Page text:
Like many other NHS hospitals, the RHCH has faced an uncertain future. This uncertainty now appears to be coming an end. A new senior management team has produced a plan for the future of the hospital which involves it providing largely the same services as now, but from a site significantly reduced in size. However, the economic situation means that the NHS Trust is unable to proceed with its ambitious plans at the current time. The hospital management is, however, planning to apply to become a Foundation Trust, which would provide further financial freedom and remove some of the financial barriers restricting its redevelopment plans for the hospital.

The Trustees have been in regular contact with the NHS Trust management over the relocation of our studio facilities that will be required under the NHS Trust’s plans and have been assured that suitable facilities will be made available when the redevelopment is able to progress.

During 2008, it had been the Trustees’ plan to revise and update the 5-Year Plan which they originally adopted in January 2004. This document sets out the Trustees' vision for the development of WHR and the services it provides. The uncertainty surrounding the future of the hospital and the timetable for WHR having to move studios has meant that this was not possible. The Trustees have, however, invested a significant amount of time in considering the short-, medium-, and long-term plans for the organisation and the services it provides. At the time of writing, these plans are being finalised ahead of being presented to the membership at the Annual General Meeting in March 2009. The 5-year Plan will subsequently be updated.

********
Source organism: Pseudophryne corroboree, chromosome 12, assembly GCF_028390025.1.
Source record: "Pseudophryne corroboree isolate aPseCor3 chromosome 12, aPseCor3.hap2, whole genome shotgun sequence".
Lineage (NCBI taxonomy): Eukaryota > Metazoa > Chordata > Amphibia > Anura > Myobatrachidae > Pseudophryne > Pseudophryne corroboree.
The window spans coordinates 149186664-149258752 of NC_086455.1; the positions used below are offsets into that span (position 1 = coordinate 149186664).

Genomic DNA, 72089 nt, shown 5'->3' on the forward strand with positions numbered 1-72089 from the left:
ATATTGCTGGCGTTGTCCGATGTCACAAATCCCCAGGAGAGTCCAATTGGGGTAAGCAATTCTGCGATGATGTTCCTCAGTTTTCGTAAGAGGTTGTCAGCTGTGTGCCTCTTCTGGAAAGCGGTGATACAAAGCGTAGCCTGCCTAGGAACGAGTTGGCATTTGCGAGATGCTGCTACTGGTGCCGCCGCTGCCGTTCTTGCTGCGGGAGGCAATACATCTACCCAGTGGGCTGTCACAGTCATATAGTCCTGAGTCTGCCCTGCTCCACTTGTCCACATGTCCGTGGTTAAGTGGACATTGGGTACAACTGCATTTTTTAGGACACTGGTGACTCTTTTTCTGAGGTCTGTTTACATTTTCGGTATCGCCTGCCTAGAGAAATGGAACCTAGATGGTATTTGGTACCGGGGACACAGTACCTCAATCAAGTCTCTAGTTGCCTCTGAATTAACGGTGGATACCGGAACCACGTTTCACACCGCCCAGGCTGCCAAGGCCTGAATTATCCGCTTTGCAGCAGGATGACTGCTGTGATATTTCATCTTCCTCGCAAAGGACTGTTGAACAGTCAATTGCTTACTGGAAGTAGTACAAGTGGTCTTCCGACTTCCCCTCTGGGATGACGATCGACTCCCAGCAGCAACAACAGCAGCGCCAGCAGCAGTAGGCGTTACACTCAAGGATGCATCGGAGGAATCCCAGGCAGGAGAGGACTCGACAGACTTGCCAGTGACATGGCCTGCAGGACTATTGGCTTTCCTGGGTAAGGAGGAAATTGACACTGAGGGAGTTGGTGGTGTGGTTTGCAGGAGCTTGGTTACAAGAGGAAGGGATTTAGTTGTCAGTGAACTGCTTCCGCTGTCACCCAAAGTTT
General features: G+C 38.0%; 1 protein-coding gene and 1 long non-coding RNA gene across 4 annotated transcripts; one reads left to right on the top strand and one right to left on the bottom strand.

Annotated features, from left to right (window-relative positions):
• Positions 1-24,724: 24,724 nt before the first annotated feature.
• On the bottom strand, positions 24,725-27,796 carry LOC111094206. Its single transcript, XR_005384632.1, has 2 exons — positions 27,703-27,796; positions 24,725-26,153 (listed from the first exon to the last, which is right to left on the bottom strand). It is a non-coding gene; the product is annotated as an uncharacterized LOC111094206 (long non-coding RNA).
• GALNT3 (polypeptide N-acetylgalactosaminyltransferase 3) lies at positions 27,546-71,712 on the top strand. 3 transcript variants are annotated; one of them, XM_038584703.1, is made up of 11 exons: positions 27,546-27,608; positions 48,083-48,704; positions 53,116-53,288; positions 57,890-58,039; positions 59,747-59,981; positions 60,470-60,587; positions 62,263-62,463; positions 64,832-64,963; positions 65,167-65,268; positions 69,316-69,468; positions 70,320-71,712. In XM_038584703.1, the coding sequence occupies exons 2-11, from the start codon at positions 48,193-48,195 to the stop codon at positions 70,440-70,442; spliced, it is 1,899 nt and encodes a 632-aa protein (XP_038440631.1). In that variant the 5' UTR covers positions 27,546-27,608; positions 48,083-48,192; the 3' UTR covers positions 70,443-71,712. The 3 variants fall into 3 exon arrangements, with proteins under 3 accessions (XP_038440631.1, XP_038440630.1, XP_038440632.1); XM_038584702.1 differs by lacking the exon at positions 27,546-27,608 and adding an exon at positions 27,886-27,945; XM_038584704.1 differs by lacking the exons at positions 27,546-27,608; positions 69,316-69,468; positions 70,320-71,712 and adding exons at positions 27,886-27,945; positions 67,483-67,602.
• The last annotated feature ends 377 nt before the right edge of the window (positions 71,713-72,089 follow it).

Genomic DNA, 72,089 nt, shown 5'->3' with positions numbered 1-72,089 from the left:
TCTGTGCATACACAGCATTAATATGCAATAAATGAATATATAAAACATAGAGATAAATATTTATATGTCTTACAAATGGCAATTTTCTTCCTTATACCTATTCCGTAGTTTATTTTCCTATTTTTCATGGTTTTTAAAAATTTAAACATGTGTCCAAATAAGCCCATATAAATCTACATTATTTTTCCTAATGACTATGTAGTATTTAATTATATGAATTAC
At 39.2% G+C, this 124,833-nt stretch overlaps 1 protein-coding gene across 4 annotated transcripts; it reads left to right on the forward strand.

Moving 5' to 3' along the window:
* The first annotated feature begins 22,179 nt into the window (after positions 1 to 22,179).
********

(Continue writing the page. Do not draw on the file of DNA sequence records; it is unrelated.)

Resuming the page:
Recruitment and training of volunteers

A focussed effort was made during 2008 to recruit, induct and train more members to reduce the workload on our existing volunteers, and to work towards utilising our upgraded computer playout system to full effect by introducing a full range of programmes aimed specifically at the hospital audience. This effort has paid off, with around 20 new volunteers joining the team during the year. Approximately half of WHR’s volunteers have joined in the last 2 years. The strong focus on recruitment will continue in 2009.

Financial Performance

At the end of 2008, WHR had funds totalling just under 40,000, having raised 10,608 and spent 7,097 during the year.

Income